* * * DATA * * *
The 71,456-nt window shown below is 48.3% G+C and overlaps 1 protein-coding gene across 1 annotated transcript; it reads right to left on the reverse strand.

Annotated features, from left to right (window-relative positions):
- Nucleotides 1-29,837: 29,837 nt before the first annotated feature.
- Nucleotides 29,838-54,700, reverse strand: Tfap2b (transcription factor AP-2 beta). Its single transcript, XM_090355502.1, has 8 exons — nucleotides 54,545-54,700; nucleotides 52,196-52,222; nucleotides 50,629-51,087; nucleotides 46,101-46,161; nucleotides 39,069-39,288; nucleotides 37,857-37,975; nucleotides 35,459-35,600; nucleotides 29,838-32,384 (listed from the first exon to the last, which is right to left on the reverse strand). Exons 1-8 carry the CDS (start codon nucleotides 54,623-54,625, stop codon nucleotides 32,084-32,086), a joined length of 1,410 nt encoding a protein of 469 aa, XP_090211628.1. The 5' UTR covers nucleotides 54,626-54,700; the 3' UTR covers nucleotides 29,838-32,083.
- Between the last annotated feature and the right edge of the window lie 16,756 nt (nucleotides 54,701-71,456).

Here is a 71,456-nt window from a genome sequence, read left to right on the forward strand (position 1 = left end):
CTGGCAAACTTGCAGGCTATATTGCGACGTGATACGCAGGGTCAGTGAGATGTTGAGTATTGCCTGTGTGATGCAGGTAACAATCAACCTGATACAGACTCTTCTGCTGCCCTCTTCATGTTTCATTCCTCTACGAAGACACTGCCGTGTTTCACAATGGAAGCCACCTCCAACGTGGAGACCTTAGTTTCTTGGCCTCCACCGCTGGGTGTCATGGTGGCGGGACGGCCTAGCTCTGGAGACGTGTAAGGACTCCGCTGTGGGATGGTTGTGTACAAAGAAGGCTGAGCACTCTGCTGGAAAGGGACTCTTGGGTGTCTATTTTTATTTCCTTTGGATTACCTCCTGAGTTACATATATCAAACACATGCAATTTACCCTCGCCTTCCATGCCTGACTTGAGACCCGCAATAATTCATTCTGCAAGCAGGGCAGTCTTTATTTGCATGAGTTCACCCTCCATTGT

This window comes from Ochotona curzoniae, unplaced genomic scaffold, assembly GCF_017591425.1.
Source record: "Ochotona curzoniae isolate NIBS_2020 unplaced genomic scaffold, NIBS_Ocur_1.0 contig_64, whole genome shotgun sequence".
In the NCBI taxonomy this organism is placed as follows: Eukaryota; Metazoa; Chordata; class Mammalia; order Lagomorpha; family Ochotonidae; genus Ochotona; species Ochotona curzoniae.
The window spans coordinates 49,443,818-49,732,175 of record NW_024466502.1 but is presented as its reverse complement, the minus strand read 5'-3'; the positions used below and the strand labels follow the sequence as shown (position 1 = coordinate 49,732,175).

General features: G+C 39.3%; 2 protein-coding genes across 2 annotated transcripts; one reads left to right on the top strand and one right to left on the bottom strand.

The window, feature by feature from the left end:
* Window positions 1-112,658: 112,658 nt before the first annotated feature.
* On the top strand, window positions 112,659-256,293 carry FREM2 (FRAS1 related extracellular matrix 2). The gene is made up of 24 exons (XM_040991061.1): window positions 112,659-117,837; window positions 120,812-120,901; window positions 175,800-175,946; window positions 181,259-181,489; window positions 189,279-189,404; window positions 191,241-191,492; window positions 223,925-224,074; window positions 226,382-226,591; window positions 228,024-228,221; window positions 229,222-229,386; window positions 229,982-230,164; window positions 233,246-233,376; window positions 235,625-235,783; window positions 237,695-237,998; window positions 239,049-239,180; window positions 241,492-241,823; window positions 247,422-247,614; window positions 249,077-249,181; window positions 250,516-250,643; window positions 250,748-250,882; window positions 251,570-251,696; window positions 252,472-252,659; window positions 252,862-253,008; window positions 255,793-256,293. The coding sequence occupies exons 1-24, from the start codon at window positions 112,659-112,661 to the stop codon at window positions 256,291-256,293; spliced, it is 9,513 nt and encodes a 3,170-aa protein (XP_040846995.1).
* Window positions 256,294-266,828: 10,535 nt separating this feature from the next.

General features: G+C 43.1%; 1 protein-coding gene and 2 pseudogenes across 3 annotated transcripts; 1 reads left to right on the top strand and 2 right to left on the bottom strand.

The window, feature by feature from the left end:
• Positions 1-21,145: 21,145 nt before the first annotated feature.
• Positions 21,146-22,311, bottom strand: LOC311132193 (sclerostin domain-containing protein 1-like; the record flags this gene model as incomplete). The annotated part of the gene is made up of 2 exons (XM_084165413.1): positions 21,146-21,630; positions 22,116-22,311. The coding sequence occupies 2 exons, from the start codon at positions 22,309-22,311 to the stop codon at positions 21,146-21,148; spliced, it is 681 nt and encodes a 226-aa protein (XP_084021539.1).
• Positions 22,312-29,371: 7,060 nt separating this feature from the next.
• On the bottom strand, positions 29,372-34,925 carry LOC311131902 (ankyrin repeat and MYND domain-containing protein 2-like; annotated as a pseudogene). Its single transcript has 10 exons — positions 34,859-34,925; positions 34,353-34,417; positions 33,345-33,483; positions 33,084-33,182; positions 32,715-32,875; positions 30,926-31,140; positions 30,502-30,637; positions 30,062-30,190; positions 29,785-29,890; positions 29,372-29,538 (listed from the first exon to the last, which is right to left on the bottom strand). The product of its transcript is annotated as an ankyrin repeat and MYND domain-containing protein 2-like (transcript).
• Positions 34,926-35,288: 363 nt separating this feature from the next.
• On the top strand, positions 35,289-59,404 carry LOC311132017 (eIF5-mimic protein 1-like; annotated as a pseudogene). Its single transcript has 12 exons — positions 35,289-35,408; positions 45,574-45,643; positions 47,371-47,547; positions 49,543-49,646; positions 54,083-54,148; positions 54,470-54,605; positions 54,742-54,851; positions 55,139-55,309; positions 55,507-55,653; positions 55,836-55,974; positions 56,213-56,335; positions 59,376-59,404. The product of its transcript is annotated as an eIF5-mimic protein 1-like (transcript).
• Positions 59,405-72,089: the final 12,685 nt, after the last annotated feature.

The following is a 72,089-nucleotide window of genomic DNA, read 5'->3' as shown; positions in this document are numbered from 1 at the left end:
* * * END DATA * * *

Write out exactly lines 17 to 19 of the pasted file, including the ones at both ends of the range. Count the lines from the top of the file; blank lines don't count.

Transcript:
General features: G+C 43.1%; 1 protein-coding gene and 2 pseudogenes across 3 annotated transcripts; 1 reads left to right on the top strand and 2 right to left on the bottom strand.

The window, feature by feature from the left end:
• Positions 1-21,145: 21,145 nt before the first annotated feature.